In anticipation of its forthcoming appearance Shoghi Effendi cabled American in October 1931: "Urge all English speaking believers concentrate study Nabil's immortal narrative as essential preliminary to renewed intensive Teaching Campaign necessitated by completion Mashriqu'l-Adhkar. Strongly feel widespread use of its varied rich and authentic material constitutes most effective weapon to meet challenge of a critical hour. Unhesitatingly recommend it to every prospective visitor of Baha'u'llah's native land."

      The volume Shoghi Effendi recommended to the study of the believers is 748 pages long and contains over 150 photographs; it has a detailed genealogy of the Bab prepared by the guardian in his own hand and reproduced in facsimile; in addition to the text, based on the original of Nabil, but transfigured through the brilliant handling it received as it passed through the mind and vocabulary of Shoghi Effendi, the copious footnotes he appended, in English and French, collected from innumerable sources, cast an illumination on the events it records which greatly enhances its historical interest and validity. A signed and numbered edition de luxe of 300 copies was published with the general edition. It took Shoghi Effendi almost two years of research, compilation and translation to complete this remarkable volume. In the course of 1930 he sent an Australian Baha'i photographer to Persia to painstakingly retrace the footsteps of the Bab in His native land, the scenes of His and His followers' martyrdoms and many historic sites. Had Shoghi Effendi not done this all visual trace of many of these places in more or less their original state would have been lost forever. In addition to selecting the photographs for Nabil's Narrative Shoghi Effendi made very careful arrangements to send to America what he described as a "priceless trust", no less than the original Tablets of the Bab to His nineteen disciples, and the infinitely precious one addressed to Baha'u'llah as "Him Who Will Be Made Manifest "; these were reproduced in full in faultless facsimiles. He chose as his frontispiece a coloured reproduction of the interior of the Shrine of the Bab. At last the Guardian had a worthy gift entirely his own to bestow upon the one he had loved best:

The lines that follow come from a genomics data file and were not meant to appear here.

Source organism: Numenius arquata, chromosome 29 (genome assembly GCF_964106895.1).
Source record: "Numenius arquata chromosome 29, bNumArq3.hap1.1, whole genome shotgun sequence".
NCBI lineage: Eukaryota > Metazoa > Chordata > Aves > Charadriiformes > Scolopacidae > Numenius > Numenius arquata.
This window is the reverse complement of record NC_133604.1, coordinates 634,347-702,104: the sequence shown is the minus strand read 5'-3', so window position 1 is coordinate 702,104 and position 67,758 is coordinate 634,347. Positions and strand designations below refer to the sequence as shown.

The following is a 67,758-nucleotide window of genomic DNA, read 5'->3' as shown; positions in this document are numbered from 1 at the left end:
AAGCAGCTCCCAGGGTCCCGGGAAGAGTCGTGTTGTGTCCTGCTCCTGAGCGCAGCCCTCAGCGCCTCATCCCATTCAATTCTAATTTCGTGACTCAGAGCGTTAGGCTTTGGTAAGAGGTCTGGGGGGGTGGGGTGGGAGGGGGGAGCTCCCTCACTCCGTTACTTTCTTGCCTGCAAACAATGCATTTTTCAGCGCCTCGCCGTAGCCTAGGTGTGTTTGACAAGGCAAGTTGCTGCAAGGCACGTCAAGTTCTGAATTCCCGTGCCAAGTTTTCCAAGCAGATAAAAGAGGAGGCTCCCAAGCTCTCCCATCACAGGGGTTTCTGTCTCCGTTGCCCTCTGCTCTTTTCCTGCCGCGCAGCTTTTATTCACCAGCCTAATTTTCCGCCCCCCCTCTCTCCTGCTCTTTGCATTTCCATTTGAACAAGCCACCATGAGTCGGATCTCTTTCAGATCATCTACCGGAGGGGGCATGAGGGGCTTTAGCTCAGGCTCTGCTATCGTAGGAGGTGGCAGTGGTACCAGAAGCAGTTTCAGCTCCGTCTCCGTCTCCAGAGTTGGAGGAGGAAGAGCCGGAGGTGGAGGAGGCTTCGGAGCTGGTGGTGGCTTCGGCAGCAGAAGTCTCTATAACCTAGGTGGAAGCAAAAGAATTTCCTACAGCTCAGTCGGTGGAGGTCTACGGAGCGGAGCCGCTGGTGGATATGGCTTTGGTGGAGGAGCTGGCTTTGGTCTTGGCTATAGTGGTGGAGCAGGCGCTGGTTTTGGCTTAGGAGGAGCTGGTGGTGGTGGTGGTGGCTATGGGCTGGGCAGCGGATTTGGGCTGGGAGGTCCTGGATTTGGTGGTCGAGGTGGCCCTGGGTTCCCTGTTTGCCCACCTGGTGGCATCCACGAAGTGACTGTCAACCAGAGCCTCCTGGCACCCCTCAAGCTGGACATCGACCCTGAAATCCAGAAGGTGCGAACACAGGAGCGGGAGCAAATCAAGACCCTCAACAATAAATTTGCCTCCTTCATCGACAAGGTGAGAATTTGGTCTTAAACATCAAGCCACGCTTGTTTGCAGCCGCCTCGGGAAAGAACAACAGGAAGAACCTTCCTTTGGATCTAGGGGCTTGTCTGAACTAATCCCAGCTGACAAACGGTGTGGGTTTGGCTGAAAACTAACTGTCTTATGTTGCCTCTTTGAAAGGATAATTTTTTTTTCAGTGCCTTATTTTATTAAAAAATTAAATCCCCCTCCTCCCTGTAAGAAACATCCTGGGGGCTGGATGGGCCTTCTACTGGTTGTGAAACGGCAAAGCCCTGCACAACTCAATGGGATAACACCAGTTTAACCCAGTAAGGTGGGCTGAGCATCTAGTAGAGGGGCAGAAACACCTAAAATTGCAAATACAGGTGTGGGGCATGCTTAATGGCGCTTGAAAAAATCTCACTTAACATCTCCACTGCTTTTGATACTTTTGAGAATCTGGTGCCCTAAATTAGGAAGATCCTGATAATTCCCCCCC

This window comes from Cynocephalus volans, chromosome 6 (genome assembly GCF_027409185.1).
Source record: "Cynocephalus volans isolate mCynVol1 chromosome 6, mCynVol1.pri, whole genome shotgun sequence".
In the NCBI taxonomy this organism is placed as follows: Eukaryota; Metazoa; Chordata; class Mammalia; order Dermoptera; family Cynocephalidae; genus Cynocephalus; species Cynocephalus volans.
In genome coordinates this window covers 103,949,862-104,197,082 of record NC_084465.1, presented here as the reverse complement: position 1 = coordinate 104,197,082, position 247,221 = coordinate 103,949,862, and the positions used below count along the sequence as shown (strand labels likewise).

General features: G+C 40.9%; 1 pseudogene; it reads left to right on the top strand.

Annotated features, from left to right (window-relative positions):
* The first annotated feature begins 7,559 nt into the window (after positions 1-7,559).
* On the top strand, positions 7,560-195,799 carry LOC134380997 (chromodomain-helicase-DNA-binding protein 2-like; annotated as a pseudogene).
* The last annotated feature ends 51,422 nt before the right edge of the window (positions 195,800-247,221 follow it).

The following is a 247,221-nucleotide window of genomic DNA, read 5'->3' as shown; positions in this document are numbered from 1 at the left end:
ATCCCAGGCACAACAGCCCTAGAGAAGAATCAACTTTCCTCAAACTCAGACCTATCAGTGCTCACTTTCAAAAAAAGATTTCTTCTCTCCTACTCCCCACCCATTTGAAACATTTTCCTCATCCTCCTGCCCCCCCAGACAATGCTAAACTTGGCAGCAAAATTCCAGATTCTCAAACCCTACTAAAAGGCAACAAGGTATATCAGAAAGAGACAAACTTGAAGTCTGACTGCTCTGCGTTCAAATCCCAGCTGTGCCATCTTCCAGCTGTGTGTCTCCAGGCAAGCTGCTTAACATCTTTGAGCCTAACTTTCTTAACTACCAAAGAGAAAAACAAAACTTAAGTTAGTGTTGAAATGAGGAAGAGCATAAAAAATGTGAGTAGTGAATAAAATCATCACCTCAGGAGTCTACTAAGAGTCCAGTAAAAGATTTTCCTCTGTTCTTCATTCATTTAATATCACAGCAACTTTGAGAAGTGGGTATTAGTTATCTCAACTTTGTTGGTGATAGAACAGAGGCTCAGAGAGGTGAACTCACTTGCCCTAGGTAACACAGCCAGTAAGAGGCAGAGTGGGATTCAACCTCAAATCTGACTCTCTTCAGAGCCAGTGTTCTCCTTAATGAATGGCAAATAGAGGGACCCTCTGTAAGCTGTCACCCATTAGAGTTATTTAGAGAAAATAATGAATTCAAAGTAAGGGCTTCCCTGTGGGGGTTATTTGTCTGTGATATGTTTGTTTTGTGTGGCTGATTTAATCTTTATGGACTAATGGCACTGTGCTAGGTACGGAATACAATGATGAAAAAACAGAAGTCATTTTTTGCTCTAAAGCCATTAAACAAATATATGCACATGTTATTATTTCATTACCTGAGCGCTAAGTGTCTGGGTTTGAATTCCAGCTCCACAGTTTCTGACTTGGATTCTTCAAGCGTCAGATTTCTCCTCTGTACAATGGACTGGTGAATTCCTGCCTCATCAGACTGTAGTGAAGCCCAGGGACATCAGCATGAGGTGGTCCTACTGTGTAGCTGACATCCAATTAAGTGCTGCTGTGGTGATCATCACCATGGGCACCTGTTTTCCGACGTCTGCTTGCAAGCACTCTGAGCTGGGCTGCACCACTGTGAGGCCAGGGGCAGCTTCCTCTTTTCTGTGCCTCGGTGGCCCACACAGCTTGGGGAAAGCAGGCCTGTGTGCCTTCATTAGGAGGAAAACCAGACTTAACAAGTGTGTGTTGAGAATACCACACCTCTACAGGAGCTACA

To The Greatest Holy Leaf
      The last Survivor of a Glorious and Heroic Age
            I Dedicate This Work
      In Token of a Great Debt of Gratitude and Love

      The Baha'is of the West emerged from the experience of reading this history of the life and times of the Bab transfigured; it was as if some of the precious blood of those early martyrs had been spattered upon them. They caught a glimpse of the tradition behind them, they saw that this was a Faith for which one carried one's life in one's hand, they understood what Shoghi Effendi was talking about and what he expected from them when he called them the spiritual descendants of the Dawn-Breakers. The seeds this book planted in the hearts of the western followers of Baha'u'llah grew and matured in the Ten Year Crusade, and its harvest will continue to be garnered ever more abundantly as the Divine Plan of 'Abdu'l-Baha goes on unfolding in its conquest of the entire globe.